A guest blog by Olivia Buckingham, Technical Assistant at Reddie & Grose, a UK and European firm of patent, trade mark and design attorneys

At a time when climate change mitigation and energy security are more critical than ever, the production of ‘low carbon’ hydrogen has been identified as a key element in the UK government’s energy security strategy. With its potential to provide a clean, homegrown source of fuel for a wide range of applications, the UK has ambitiously doubled its target for low carbon hydrogen production capacity from 5GW by 2030 to 10GW.

Patent activity related to green hydrogen

Looking at patent publications assigned the Cooperative Patent Classification (CPC) code Y02E60/36, which covers ‘hydrogen production from non-carbon containing sources, e.g., by water electrolysis’, gives us an insight into how interest in low carbon hydrogen innovation is developing.

The above graph illustrates the number of relevant publications per year from the start of 2010 to the end of 2021 (patents are published 18 months after being filed). The numbers show a 248% increase over this period of time, indicating a likely increase in R&D investment and greater confidence that the technology is close to being commercialised.

Interestingly, if we limit our search to publications which are additionally assigned the CPC code Y02E10, which relates to ‘energy generation through renewable energy sources’, we see a growing number of patent filings which we can assume specifically relate to renewable energy powered production of hydrogen.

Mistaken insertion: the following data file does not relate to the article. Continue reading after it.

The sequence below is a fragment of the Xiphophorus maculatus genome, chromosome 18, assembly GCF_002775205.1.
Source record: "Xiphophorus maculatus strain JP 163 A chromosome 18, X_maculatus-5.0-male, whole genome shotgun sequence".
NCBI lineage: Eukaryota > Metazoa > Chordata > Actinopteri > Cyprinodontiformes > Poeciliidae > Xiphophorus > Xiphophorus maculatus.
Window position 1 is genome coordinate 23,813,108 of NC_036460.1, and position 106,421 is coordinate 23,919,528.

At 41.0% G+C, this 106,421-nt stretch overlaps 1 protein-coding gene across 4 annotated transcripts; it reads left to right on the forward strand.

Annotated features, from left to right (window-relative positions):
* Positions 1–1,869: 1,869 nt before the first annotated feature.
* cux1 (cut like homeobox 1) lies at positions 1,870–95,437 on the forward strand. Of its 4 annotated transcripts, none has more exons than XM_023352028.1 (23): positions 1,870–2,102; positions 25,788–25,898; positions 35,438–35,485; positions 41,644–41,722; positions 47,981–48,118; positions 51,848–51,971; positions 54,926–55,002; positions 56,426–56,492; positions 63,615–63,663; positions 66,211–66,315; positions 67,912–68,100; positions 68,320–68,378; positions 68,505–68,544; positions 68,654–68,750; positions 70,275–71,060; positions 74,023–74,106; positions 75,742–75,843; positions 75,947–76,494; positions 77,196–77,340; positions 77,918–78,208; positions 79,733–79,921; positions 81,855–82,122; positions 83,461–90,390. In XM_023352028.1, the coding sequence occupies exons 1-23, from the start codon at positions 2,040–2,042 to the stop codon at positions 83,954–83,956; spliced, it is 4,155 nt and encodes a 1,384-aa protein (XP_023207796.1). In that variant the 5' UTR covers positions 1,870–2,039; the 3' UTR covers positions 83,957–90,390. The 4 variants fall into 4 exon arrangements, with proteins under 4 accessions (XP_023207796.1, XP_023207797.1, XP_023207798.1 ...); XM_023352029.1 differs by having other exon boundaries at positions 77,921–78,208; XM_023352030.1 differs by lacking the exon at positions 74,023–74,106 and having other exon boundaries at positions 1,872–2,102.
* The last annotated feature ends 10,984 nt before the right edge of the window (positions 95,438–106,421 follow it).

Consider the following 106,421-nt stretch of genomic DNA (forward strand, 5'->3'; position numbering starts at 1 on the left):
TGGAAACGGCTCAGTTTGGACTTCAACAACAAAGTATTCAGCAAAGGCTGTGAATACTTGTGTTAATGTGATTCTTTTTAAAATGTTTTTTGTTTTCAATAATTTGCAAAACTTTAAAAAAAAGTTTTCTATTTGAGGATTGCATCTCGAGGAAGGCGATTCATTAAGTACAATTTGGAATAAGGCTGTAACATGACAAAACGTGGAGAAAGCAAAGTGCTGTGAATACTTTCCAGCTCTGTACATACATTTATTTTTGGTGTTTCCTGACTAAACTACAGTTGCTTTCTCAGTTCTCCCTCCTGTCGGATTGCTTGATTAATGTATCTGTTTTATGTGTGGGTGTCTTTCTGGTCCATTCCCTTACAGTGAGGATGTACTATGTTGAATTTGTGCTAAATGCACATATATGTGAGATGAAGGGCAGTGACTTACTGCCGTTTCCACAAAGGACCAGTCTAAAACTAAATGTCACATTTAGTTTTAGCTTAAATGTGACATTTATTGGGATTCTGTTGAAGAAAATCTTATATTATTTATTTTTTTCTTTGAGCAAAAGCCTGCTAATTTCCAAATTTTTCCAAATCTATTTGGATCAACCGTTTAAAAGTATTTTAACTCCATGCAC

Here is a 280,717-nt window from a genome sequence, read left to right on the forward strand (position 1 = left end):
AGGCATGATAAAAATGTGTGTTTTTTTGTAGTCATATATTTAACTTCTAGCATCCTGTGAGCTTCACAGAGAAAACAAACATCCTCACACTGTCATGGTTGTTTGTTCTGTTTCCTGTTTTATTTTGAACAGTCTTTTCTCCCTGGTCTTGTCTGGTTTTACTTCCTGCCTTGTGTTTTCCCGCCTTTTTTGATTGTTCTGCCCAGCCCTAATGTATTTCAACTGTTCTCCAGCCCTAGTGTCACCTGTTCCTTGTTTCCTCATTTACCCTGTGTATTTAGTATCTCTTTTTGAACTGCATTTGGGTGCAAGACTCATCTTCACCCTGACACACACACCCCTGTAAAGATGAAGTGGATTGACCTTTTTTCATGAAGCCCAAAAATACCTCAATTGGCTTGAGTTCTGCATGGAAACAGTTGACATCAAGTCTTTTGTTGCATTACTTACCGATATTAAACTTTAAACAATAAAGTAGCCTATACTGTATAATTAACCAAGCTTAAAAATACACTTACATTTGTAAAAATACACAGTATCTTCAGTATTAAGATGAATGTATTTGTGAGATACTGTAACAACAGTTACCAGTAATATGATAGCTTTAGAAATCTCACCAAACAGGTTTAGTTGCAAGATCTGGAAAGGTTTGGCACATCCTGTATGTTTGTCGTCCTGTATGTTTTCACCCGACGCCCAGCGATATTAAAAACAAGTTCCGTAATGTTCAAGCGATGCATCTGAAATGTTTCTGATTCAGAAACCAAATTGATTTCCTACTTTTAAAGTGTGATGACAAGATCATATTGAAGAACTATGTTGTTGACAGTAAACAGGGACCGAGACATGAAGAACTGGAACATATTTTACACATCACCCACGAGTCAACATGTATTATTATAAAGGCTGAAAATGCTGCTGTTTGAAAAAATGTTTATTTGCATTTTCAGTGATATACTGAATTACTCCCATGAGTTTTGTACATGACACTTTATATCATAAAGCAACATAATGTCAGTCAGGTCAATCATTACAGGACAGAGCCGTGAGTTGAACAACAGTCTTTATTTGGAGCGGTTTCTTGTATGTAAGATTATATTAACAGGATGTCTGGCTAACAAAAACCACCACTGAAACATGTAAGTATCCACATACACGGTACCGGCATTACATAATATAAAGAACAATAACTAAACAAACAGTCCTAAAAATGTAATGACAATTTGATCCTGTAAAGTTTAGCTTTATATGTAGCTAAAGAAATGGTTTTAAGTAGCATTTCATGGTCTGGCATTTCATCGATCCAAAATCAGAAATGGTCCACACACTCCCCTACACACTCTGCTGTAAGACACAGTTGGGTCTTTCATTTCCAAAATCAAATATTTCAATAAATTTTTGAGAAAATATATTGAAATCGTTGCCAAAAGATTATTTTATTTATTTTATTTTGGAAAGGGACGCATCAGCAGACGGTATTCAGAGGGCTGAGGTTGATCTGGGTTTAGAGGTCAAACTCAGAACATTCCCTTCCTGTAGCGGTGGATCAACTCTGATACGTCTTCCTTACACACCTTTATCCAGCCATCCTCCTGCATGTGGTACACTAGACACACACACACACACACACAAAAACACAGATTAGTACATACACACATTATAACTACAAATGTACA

This innovative use of hydrogen would represent a disruptive change for the renewable energy industry, allowing wind and solar farms to operate independently of grid connection, and providing on-site energy storage to reduce the need for curtailment.

Brande Hydrogen Project

Leading the way in the development of innovation in green hydrogen production is one of the renewable energy industry’s major players, wind turbine producer Siemens Gamesa, who began their pilot project connecting a wind turbine to an electrolyser in 2021. So far, the Brande Hydrogen Project has been successful in producing hydrogen using electrolysis powered by an onshore wind turbine, with the resulting fuel having been used to power taxis in Copenhagen. One of their key takeaways from the project thus far is that it is indeed possible to produce green hydrogen at sea off-grid.

As with many successful innovators, Siemens Gamesa’s early stage innovation is underpinned by patent applications, which puts the company in a strong position to reap commercial reward from their technology when it comes to market. If we look at Siemens Gamesa’s recent patent publications, we see a number related to green hydrogen production powered by wind turbines, which coincide with the Brande Hydrogen Project, such as:

  • EP4056884A1, which relates to an offshore pipeline system for transporting hydrogen back ashore, and EP4056461A1, which relates to fuelling ships with hydrogen.

FIG 1 of EP4056884A1

FIG. 1 of EP4056461A1

Patents are an important tool in driving forward the innovation that is need to meet climate change and energy security goals, providing a commercial reward in return for investment in the development of new technology.

If you are an innovator in the renewable energy field, our Cleantech & Energy team at Reddie & Grose have technical knowledge and experience covering the full range of technologies contributing to the energy transition, and are on hand to assist you with our commercially aware approach drafting and filing patent applications, and protecting innovation.